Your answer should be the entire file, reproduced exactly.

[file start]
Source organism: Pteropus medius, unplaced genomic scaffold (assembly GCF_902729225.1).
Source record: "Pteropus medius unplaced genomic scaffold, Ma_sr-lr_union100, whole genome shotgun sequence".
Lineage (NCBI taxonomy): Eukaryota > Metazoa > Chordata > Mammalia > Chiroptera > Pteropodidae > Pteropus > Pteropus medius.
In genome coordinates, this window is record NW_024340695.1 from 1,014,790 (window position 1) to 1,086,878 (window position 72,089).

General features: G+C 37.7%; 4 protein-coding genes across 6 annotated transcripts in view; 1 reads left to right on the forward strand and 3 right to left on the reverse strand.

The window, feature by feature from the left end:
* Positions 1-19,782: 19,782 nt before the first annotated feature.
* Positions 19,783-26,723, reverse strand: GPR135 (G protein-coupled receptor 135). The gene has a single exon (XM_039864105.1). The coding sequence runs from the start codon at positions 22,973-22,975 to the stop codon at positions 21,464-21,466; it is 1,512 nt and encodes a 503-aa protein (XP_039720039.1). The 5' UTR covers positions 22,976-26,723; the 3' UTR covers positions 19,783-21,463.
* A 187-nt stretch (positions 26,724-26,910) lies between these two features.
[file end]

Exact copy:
Source organism: Pteropus medius, unplaced genomic scaffold (assembly GCF_902729225.1).
Source record: "Pteropus medius unplaced genomic scaffold, Ma_sr-lr_union100, whole genome shotgun sequence".
Lineage (NCBI taxonomy): Eukaryota > Metazoa > Chordata > Mammalia > Chiroptera > Pteropodidae > Pteropus > Pteropus medius.
In genome coordinates, this window is record NW_024340695.1 from 1,014,790 (window position 1) to 1,086,878 (window position 72,089).

General features: G+C 37.7%; 4 protein-coding genes across 6 annotated transcripts in view; 1 reads left to right on the forward strand and 3 right to left on the reverse strand.

The window, feature by feature from the left end:
* Positions 1-19,782: 19,782 nt before the first annotated feature.
* Positions 19,783-26,723, reverse strand: GPR135 (G protein-coupled receptor 135). The gene has a single exon (XM_039864105.1). The coding sequence runs from the start codon at positions 22,973-22,975 to the stop codon at positions 21,464-21,466; it is 1,512 nt and encodes a 503-aa protein (XP_039720039.1). The 5' UTR covers positions 22,976-26,723; the 3' UTR covers positions 19,783-21,463.
* A 187-nt stretch (positions 26,724-26,910) lies between these two features.